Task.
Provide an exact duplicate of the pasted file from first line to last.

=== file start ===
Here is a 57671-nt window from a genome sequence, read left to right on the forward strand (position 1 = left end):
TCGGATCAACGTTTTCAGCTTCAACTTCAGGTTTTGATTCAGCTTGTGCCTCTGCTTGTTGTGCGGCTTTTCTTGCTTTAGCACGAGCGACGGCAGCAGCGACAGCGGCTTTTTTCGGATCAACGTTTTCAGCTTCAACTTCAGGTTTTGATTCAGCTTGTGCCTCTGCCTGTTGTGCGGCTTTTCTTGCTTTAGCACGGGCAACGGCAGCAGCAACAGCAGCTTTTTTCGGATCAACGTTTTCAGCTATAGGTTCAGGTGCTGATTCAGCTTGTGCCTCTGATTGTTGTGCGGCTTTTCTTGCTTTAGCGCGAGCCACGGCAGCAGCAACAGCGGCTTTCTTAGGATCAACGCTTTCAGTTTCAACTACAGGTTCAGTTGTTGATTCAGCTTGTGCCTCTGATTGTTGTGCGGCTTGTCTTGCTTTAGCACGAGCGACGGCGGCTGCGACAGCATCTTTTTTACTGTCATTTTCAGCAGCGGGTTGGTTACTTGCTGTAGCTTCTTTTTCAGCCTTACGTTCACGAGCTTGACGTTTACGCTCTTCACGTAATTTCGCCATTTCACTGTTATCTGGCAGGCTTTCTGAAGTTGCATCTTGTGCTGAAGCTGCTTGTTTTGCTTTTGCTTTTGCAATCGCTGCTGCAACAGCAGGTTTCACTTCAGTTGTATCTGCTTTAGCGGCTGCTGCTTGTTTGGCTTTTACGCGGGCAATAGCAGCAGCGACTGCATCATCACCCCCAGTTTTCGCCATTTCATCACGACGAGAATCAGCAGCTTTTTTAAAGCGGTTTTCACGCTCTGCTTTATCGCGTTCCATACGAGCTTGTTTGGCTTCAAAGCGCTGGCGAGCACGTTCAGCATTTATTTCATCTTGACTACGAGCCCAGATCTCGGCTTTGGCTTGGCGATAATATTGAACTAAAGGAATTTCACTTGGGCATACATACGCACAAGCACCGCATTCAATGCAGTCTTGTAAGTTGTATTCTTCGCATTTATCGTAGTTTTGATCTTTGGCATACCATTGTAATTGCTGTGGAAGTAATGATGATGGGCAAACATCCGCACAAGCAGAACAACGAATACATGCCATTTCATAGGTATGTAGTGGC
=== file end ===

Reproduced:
Here is a 57671-nt window from a genome sequence, read left to right on the forward strand (position 1 = left end):
TCGGATCAACGTTTTCAGCTTCAACTTCAGGTTTTGATTCAGCTTGTGCCTCTGCTTGTTGTGCGGCTTTTCTTGCTTTAGCACGAGCGACGGCAGCAGCGACAGCGGCTTTTTTCGGATCAACGTTTTCAGCTTCAACTTCAGGTTTTGATTCAGCTTGTGCCTCTGCCTGTTGTGCGGCTTTTCTTGCTTTAGCACGGGCAACGGCAGCAGCAACAGCAGCTTTTTTCGGATCAACGTTTTCAGCTATAGGTTCAGGTGCTGATTCAGCTTGTGCCTCTGATTGTTGTGCGGCTTTTCTTGCTTTAGCGCGAGCCACGGCAGCAGCAACAGCGGCTTTCTTAGGATCAACGCTTTCAGTTTCAACTACAGGTTCAGTTGTTGATTCAGCTTGTGCCTCTGATTGTTGTGCGGCTTGTCTTGCTTTAGCACGAGCGACGGCGGCTGCGACAGCATCTTTTTTACTGTCATTTTCAGCAGCGGGTTGGTTACTTGCTGTAGCTTCTTTTTCAGCCTTACGTTCACGAGCTTGACGTTTACGCTCTTCACGTAATTTCGCCATTTCACTGTTATCTGGCAGGCTTTCTGAAGTTGCATCTTGTGCTGAAGCTGCTTGTTTTGCTTTTGCTTTTGCAATCGCTGCTGCAACAGCAGGTTTCACTTCAGTTGTATCTGCTTTAGCGGCTGCTGCTTGTTTGGCTTTTACGCGGGCAATAGCAGCAGCGACTGCATCATCACCCCCAGTTTTCGCCATTTCATCACGACGAGAATCAGCAGCTTTTTTAAAGCGGTTTTCACGCTCTGCTTTATCGCGTTCCATACGAGCTTGTTTGGCTTCAAAGCGCTGGCGAGCACGTTCAGCATTTATTTCATCTTGACTACGAGCCCAGATCTCGGCTTTGGCTTGGCGATAATATTGAACTAAAGGAATTTCACTTGGGCATACATACGCACAAGCACCGCATTCAATGCAGTCTTGTAAGTTGTATTCTTCGCATTTATCGTAGTTTTGATCTTTGGCATACCATTGTAATTGCTGTGGAAGTAATGATGATGGGCAAACATCCGCACAAGCAGAACAACGAATACATGCCATTTCATAGGTATGTAGTGGC